When Jack O’Connor arrived back in Kerry in the autumn of 2021, he went to David Clifford with a directive about marrying his talent and power to add to his arsenal and increase his potential for even greater destruction. O’Connor was clear and concise in his instructions, which he recalled in detail after the All-Ireland final in July.
“I said, ‘David you’re 6ft3in, 15 and half stone and it’s one of the weapons we’ll try and develop this year with you’,” recalled O’Connor. “I’ve always liked that in an inside forward to be an aerial threat.”
Clifford certainly was. In the final, Clifford scored two points from marks. In his last four championship matches in Croke Park (including the 2021 semi-final against Tyrone), Clifford scored 0-7 from that source.
O’Connor has always used that aerial tactic wisely, especially in All-Ireland finals, ranging from Johnny Crowley in the 2004 decider, to Kieran Donaghy in the 2006 final and Clifford last year.
Despite all of their talent - and desire to kick the ball – the standout statistic from Kerry in the 2022 All-Ireland final was how little they turned over possession; Kerry only turned the ball over 10 times, and conceded just 0-2 off that possession.
Five of those turnovers were from balls kicked into their forward line, but Kerry still won 12 of the 18 balls they kicked in that afternoon, mining 0-6 from that possession, three of which were marks.
O’Connor has always favoured the kicking game, but striking that balance – especially around turnovers – is the key conundrum for most teams in the modern game. Kerry are lucky that they have targets in their inside line but, if the advanced mark wasn’t in place, would they kick the ball as often as they want, or would like?
For all the criticism of the advanced mark, kicking has increased by 20% since the rule was introduced in 2018.
Not every team has a Clifford but Armagh showed last summer how beneficial the tactic can be. The potential profit from kicking long into the full-forward line was also evident during the provincial club championships.
On the otherhand, there are still big concerns around the mark, especially from referees. There is also a desire to see the advanced mark simplified. But the league will provide plenty of evidence as to how much teams want to return long kicking to their game.
On Newstalk’s ‘Off the Ball’ Saturday panel last weekend, John Duggan asked former Derry player Conleth Gilligan about what Derry needed to do to improve on last year’s incredible progress. Gilligan distilled his response into one basic answer – finding more scoring power to take the pressure off Shane McGuigan.
That requirement is obvious but Rory Gallagher won’t have necessarily distilled that solution into hoping to magically discover more scoring forwards. Donegal, when Gallagher was coaching the side, didn’t exactly find another X-factor forward from 2011 during their 2012 All-Ireland winning season. The side were just stronger, faster and more physically and athletically equipped to evolve into the more fluent and lethal counter-attacking side they became.
That will surely be Gallagher’s starting point but the manager is in his fourth season now and Derry have improved and evolved with each season. Last year showed their lust for goals, especially early goals, along with their desire to commit so many bodies forward to attacking plays.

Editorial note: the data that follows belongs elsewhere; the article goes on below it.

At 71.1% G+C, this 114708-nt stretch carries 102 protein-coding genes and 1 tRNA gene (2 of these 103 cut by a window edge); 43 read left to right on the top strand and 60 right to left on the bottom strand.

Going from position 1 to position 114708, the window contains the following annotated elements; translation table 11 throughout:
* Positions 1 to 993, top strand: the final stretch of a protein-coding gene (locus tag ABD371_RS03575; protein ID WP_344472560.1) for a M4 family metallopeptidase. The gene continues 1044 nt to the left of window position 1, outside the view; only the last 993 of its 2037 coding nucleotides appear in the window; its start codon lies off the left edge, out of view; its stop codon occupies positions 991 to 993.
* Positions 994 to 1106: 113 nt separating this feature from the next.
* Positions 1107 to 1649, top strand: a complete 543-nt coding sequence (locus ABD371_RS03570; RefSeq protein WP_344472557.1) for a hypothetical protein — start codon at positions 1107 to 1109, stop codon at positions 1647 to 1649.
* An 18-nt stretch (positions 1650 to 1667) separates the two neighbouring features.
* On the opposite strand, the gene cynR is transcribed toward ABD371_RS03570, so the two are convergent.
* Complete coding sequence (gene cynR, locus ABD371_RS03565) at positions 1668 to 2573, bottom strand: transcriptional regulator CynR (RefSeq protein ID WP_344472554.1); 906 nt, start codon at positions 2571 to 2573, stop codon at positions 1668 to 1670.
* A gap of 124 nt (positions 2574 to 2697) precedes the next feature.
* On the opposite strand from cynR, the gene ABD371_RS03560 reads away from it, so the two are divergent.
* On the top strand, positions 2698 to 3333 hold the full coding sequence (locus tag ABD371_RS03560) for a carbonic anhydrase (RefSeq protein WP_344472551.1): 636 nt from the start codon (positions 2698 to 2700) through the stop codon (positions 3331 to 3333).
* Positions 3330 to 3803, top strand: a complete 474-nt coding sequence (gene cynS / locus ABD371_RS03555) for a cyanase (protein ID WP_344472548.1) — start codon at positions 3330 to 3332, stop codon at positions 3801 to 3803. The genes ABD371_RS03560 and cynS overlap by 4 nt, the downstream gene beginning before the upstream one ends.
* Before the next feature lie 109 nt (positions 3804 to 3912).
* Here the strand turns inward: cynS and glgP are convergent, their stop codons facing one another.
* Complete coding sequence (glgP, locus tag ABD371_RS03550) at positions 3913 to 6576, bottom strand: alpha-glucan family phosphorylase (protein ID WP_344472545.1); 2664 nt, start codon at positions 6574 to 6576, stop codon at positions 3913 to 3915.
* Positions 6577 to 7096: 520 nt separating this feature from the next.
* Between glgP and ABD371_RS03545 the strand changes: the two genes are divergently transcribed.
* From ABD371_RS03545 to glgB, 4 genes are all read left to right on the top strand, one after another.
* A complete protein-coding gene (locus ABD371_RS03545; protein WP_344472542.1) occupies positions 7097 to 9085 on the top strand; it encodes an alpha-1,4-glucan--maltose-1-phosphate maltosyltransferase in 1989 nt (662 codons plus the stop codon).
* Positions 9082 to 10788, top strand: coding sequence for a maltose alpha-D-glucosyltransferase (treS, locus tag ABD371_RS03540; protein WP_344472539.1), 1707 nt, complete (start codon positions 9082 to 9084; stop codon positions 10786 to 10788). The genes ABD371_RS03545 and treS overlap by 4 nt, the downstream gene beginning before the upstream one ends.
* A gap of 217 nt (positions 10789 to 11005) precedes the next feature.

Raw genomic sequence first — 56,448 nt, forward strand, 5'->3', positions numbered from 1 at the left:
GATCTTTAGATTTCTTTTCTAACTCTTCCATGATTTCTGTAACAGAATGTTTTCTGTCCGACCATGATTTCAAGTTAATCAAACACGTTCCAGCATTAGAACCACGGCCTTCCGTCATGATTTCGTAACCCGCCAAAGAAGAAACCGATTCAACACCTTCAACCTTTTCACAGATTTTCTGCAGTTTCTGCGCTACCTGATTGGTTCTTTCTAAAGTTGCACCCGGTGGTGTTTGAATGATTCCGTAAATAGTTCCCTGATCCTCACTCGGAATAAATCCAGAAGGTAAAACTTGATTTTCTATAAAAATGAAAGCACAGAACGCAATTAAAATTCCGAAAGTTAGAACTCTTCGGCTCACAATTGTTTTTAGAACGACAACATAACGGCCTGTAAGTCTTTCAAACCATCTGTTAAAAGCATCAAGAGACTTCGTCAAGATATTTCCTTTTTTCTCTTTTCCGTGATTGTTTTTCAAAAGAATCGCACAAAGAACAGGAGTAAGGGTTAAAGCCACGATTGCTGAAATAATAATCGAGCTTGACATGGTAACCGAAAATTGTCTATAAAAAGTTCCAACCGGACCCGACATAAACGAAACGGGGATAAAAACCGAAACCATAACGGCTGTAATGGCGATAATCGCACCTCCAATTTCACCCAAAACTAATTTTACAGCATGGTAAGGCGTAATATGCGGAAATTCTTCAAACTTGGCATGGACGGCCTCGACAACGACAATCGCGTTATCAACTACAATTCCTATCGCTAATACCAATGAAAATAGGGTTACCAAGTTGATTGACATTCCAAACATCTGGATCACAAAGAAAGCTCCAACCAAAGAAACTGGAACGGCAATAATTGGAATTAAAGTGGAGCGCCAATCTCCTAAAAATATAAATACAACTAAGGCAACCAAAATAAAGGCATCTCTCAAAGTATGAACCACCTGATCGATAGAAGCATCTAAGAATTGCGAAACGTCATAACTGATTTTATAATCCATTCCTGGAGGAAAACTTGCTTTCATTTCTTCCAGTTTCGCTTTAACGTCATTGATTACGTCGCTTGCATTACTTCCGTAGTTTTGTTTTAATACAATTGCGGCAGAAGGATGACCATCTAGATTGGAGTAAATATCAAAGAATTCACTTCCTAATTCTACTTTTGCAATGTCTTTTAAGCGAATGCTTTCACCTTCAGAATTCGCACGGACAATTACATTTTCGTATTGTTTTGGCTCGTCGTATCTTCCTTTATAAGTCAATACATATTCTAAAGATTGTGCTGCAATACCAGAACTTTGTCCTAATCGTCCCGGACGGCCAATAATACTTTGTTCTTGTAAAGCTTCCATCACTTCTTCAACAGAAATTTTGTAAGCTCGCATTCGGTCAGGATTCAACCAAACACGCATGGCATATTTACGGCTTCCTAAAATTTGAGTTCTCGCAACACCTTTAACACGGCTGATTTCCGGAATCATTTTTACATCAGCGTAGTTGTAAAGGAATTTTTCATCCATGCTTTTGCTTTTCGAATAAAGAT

The next stage now will be making Derry an even stronger and more athletic force, which has already been an early focus. Derry did minimal work on the field prior to, and during, the McKenna Cup. They were heavily zoned in on S&C work and rehab, making sure everyone is right for their attempt to secure Division 1 football this spring.
Derry only had 21 fit players fit for the McKenna up semi-final, and 22 fit for the final. And they still whipped Tyrone last weekend. Derry scored three goals in that game, but could have had five.
Gallagher has been effusive in his praise of Lachlann Murray, an Ulster minor winner in 2021, while Eoin McEvoy, who captained St Mary’s Magherafelt to the McRory Cup last year, is another quality young player with the ability to nail down a place this season.
Brendan Rogers played midfield during the McKenna Cup, where he excelled against Clare last year, so Gallagher may be looking at that option, with McEvoy moving into the full-back line. On the otherhand, the recent deployment of Rogers may have just been a means of compensating for Conor Glass being involved with Glen.
The Glen players will need a longer break than what Gallagher gave the Slaughtneil players after last year’s All-Ireland club hurling semi-final, but Glass clearly needs a sabbatical - suffering from tonsillitis against Moycullen and Glen during January, he was a pale shadow of the player Derry need him to be.
Anton Tohill plays midfield for Swatragh but Gallagher tried him as a Plan B option at full-forward against Fermanagh and Down and when he came on against Tyrone in the McKenna Cup. It’s unknown if that’s a viable long-term option but Gallagher will keep trying to get Derry to the place he feels they can arrive at.
On the day that Mayo played Galway in the FBD League two weeks ago, a completely different Mayo squad travelled up the country to play Westmeath in a challenge match earlier that morning. That wasn’t an unusual act for a county squad but being able to do so on the same day underlined the huge volume of players Mayo have at their disposal.
En route to winning a first FBD title in 11 years, Kevin McStay and his management got to see 36 different players, while the net was cast wider again in their games behind closed doors.
Roscommon also had an experimental side on the pitch for the FBD final but the result was loaded with positives for Mayo; only nine of Mayo’s 24 players who featured were regular starters during last year’s championship. The work done during a hard pre-season was also evident while Ryan O’Donoghue is back after missing last year’s championship through injury. Tommy Conroy will also return to action soon after tearing his cruciate this time last year.